Amidst dried up wheat stock in the country the government has decided to halt allocation of the grain for all relief works in the current fiscal and supply rice instead.
The decision to stop releasing wheat from public silos for relief purposes under the Prime Minister’s Office and the ministries of relief and disaster and CHT affairs have taken on Wednesday, officials at the Food Ministry confirmed.
It has been decided that if needed rice will be supplied instead of scheduled wheat allocation meant for relief works under the heads of Ashrayan Project, Test Relief (TR), Food-for-Work (FFW), etc.
The move comes when high prices of wheat in the international market see Bangladesh import volume plummets in recent months.
Just a year into Bangladesh’s emergence as the world’s 5th largest wheat importer after Egypt, Indonesia, Algeria, and Brazil in 2020-21, the country’s import has hit a new low in the current fiscal.
The huge drop in wheat imports come at a time when Bangladesh’s newfound export item (wheat-based products) was just making a niche.
Tension over the Russia-Ukraine situation is rattling international grain markets, driving wheat prices higher in some of the markets from where Bangladesh sources its wheat.
Russia and Ukraine – two nations combined account for 29% of global wheat exports, according to data from the U.S. Agriculture Department (USDA).
Food Ministry data shows there is less than 300,000 tons of wheat available in public granaries as against a good rice stock of 16,76,000 tons and it decided rest of the allocation for relief works will be made in rice instead of wheat up until June this year.
Wheat import scenario
USDA says Bangladesh emerged as the world’s 5th largest importer of wheat by importing the grain in excess of seven million tons in the last marketing year (2020-21).
On Thursday, Agriculture Minister Muhammad Abdur Razzaque said Bangladesh imported 4.8 million tons of wheat in the 2020-21 financial year, which has dropped to just 1.6 million tons in the first seven months of the current fiscal.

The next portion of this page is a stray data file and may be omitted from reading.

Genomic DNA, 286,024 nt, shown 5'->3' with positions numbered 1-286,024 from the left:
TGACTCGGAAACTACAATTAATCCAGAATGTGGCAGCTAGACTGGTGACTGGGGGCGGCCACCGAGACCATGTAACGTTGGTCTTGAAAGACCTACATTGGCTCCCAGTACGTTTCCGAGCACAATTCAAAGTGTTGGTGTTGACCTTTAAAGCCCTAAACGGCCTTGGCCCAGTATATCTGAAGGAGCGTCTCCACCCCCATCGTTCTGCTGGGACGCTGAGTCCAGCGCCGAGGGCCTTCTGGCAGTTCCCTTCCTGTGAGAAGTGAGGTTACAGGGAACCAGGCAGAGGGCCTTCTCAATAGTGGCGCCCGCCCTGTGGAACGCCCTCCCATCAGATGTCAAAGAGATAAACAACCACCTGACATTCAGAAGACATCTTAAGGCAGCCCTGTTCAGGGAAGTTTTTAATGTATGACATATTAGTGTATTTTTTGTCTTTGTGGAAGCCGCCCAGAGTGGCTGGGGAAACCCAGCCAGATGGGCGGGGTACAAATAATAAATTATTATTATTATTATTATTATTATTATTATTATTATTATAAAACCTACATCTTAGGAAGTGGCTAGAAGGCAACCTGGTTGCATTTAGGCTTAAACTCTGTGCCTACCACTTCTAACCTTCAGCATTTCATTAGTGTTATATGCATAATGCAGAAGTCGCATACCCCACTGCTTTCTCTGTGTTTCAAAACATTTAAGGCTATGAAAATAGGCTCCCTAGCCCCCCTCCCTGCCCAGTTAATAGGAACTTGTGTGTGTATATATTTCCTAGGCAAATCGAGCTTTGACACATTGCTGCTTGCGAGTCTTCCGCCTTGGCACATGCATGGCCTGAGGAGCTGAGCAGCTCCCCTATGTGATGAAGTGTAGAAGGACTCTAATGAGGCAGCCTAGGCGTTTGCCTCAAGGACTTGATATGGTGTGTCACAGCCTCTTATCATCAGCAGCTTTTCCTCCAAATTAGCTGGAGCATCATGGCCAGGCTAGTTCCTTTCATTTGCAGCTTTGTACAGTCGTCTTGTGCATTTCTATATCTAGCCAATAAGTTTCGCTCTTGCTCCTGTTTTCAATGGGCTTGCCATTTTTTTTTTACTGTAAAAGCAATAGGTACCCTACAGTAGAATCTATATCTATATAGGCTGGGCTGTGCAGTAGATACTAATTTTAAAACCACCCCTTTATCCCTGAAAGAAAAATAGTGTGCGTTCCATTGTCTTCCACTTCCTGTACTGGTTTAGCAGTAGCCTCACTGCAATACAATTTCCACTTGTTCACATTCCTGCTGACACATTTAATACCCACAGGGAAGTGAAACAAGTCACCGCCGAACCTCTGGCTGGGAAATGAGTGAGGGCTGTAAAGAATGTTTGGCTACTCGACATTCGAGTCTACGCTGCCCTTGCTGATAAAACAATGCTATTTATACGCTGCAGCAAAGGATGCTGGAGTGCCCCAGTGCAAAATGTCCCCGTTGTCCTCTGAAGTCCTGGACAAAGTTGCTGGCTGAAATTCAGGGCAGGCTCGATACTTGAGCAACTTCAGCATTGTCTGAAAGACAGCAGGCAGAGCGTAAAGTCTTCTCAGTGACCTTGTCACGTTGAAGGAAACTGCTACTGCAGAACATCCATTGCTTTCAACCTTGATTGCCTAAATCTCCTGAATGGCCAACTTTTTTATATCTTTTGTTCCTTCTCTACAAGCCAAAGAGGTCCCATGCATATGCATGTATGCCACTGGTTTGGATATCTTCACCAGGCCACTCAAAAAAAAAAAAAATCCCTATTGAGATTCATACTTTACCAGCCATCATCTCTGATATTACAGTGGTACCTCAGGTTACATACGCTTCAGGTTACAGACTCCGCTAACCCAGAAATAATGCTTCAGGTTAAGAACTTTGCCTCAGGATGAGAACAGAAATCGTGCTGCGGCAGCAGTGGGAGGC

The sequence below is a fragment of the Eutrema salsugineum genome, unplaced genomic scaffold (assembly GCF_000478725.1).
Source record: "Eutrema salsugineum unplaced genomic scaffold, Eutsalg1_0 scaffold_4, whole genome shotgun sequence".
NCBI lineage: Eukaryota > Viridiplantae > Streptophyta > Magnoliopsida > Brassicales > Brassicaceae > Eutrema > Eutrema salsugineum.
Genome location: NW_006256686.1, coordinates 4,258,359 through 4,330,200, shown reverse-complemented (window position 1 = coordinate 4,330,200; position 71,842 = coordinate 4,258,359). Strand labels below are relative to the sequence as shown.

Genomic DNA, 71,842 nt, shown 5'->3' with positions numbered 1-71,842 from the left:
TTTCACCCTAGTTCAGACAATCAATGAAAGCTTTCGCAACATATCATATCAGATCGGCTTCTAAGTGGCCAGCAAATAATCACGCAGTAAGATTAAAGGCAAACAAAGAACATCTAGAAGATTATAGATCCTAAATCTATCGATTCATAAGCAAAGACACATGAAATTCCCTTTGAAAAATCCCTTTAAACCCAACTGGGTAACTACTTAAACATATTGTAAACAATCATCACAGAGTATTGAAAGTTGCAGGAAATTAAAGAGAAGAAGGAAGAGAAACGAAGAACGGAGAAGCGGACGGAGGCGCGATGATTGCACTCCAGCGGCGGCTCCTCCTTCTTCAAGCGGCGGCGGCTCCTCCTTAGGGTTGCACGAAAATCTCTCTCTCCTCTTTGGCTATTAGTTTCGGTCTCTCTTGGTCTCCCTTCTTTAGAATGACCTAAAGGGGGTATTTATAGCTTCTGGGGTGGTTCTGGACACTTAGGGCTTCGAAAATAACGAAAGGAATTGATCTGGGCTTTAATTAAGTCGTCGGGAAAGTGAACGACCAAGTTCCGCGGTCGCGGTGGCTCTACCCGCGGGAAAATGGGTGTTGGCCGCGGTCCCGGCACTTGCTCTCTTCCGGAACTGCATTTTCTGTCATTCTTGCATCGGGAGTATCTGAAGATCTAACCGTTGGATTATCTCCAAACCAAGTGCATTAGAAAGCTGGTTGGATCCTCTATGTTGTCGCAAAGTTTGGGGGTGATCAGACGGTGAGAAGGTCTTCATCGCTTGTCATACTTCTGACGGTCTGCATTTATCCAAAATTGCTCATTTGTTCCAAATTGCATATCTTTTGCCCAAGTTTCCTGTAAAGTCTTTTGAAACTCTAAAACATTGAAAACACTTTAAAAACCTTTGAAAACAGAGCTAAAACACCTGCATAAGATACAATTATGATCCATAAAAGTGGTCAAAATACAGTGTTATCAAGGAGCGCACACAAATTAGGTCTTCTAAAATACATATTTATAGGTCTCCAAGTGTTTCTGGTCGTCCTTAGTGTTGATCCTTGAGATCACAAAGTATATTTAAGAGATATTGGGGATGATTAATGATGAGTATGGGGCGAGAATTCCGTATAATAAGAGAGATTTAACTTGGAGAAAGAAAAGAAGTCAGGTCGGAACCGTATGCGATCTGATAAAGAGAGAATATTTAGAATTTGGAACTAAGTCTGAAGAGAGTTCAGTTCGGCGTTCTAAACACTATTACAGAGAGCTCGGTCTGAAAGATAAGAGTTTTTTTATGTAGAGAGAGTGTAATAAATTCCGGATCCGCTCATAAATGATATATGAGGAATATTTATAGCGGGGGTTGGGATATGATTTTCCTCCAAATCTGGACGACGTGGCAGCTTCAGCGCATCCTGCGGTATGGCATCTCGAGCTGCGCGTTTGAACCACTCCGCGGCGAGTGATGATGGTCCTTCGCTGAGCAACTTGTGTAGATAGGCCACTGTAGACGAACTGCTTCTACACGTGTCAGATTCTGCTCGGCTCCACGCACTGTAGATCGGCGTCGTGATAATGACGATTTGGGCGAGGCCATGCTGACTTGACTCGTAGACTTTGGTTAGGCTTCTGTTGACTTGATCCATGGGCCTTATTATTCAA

He assigned high wheat prices in the international market for such a fall in imports. “We used to get wheat at $230-280 a ton but the price has shot up to $450. That’s why flour prices now surpass the rice prices.”
Food Ministry data, however, shows Bangladesh’s last financial year’s import volume at 5.3 million tons, of which private importers brought over 4.8 million tons and the government imported nearly half a million tons.
But this fiscal’s imports dropped to over 1.6 million tons (by private importers) and 390,000 tons (by the government) in the first seven months.
Directorate General of Food on Tuesday floated an international tender seeking to buy 50,000 tons of wheat under the public sector.
From which countries Bangladesh buys wheat
Bangladesh largely depends on Russian, Ukrainian, Canadian markets for the bulk of its annual wheat imports.
Ukraine, Russia, Canada, Argentina, and the US were the top five exporting countries for wheat in Bangladesh in the 2019-20 financial year.
However, alongside Russia, India emerged as a major wheat exporter to Bangladesh in 2020-21, relegating Ukraine to 3rd position. Canada’s wheat export volume to Bangladesh also saw a rise from about 1 million tons in 2019-20 to over 1.4 million tons in the last fiscal.
Wheat-based product exports
While Bangladesh is importing wheat primarily for domestic consumption, a small amount is used to produce wheat-based products for export.
According to the Export Promotion Bureau of Bangladesh (EPB), the export value of wheat-based products in 2020-21 was approximately $283 million, an increase of about 160 percent over 2016-17’s figure.
Common wheat-based products exported from Bangladesh include bread, pastry, cakes, sweet biscuits, roasted cereals, and pasta.
Market sources apprehend a negative impact on wheat-based product exports from Bangladesh if high wheat prices continue to result in a lower volume of wheat imports.